What’s great about living in a corn-growing area is that you get to sample a good dozen or so varieties over the course of a summer. And because farmers like to mix it up and try new ones, keeping stand-bys and experimenting at the margin with the growing and market qualities of others, over the course of a few years you may get to sample 20 or more. My old neighbor Coll Walker, whose corn is legendary around here, is always trying new ones, looking for the right balance of growability and customer preferences. Lancelot, which I liked when he planted it some years back, was impossible in our coastal climate, where a storm would knock it flat, cutting yields in half and rendering the rest difficult to pick. Coll also tries to provide the longest season possible to the local corn-obsessed, requiring staggered plantings of numerous varieties. So we never know what we’ll find, and the changes bring a mild kind of excitement, as people gather ‘round the cart and baskets to see and exclaim over what’s on offer. Last week it was Montauk (bicolor) and Mattapoissett (white). This week it’s Providence (appropriately for this post on Rhode Island corn, also a bicolor) and Silver King (white).
The dark cloud attached to the Silver King lining is, of course, that all this corny bounty means the end of summer. Soon it, and the corn, will be gone. It’s time to buy lots and lots of peak-perfection corn, enjoy it fresh, and stockpile it and its essence for winter. By all means eat some on the cob, grilled or coddled or however you like it, as you have all summer, but consider moving into off-the-cob mode so you can kill two birds with one stone. You can enjoy your fresh corn kernels sautéed with butter and cream (truth be told, my favorite way to eat corn) or in fresh salsas, corn fritters, corny cornbread, and so on, and at the same time preserve the taste of summer corn by freezing some for your Thanksgiving succotash (a must in my family), making corn relish or jelly, and most important of all, making corn stock from the fresh cobs. How to make corn stock, and the recipe for corn risotto promised in May, will be the subject of my next post.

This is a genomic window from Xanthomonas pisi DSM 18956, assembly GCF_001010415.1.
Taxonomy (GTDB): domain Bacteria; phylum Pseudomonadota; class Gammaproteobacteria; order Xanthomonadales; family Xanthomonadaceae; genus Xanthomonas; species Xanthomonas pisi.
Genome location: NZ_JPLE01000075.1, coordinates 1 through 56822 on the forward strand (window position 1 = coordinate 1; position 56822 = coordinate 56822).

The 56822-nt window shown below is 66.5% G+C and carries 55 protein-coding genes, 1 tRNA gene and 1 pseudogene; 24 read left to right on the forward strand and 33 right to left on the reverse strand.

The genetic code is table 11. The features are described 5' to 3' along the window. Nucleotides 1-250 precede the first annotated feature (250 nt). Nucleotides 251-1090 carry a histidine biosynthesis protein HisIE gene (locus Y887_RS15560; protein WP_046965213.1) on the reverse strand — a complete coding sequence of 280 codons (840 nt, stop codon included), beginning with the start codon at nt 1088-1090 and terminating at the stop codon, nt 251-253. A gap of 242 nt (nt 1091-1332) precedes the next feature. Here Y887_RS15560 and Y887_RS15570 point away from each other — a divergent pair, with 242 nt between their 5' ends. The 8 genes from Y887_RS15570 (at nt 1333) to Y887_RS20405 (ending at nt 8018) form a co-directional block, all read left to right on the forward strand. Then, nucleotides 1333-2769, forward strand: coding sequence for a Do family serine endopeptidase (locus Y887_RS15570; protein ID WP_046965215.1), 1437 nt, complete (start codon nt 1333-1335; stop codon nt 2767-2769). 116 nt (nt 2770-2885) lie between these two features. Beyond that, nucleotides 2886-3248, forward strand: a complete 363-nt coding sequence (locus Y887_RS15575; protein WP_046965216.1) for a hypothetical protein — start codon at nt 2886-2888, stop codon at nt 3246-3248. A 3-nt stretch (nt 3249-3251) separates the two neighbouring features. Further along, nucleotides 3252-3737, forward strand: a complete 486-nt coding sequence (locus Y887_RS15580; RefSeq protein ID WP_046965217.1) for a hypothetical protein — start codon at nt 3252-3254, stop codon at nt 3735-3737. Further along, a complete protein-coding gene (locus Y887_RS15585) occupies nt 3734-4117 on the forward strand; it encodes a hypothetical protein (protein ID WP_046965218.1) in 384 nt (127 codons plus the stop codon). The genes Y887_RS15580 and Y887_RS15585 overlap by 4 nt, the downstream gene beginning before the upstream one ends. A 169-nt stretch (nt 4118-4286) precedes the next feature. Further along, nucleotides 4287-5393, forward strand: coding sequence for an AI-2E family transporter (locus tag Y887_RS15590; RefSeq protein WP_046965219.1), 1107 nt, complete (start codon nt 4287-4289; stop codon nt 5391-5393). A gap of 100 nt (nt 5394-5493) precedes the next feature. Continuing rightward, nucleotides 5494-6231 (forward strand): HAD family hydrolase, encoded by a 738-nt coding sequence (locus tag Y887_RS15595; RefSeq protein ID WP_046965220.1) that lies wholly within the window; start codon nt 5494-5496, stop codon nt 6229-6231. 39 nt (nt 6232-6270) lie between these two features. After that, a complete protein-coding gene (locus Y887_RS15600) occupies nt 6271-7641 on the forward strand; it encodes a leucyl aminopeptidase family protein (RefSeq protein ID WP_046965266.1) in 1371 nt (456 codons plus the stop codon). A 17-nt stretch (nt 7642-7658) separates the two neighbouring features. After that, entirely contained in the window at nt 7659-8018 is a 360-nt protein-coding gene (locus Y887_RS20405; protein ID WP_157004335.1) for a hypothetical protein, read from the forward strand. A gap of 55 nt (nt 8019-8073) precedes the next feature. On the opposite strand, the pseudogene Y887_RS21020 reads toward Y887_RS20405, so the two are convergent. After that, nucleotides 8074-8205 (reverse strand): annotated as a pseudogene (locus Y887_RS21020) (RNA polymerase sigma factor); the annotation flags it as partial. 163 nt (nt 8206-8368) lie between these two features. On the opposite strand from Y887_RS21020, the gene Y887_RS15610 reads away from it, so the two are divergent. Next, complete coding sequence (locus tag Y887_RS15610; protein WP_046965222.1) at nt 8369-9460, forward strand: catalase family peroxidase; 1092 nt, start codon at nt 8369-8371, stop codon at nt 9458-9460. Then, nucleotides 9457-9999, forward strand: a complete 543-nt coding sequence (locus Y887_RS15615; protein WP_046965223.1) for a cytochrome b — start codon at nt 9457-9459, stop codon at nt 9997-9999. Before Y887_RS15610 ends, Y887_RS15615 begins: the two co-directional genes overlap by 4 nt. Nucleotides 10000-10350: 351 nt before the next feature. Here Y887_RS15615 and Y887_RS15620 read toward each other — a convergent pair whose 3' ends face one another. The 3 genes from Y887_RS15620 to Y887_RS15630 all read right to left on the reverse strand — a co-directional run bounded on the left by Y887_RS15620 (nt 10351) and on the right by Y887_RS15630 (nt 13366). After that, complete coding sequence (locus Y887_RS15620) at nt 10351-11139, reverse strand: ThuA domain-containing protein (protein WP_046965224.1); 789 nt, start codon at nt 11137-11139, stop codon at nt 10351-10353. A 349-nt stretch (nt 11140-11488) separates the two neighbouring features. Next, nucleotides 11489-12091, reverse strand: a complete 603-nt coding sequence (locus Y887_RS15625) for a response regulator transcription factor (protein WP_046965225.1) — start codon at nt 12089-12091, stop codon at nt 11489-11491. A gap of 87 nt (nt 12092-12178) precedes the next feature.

To cut corn off the cob: Strip corn and hold firmly, tip up, in a shallow dish such as a large pie pate or gratin pan. With a thin, sharp paring knife (I like my beak parer for this), place the blade behind the top kernels and cut the corn in a downward motion close to the cob, turning the ears as necessary. Do not scrape the ears for this, as you want the corn milk for the stock and you want your relish to be as clear as possible.
To freeze corn: There are several ways to freeze corn, but here is what has been most successful for me. Cut corn from cobs as above. Blanch in boiling water for 1-2 minutes only, drain, rinse in very cold water, and drain well again. Spread it out on a towel and pat as dry as possible. Place in measured portions (2 or 4 cups) into doubled zip-lock bags and freeze. I find this works better than blanching on the cob first before cutting the corn off, and I do not recommend freezing corn, either raw or blanched, on the cob. The combination of this corn with another sweet, tender vegetable preserved at its peak, your own home-frozen lima beans, simmered lightly together in butter with salt and pepper, is a true Thanksgiving treat.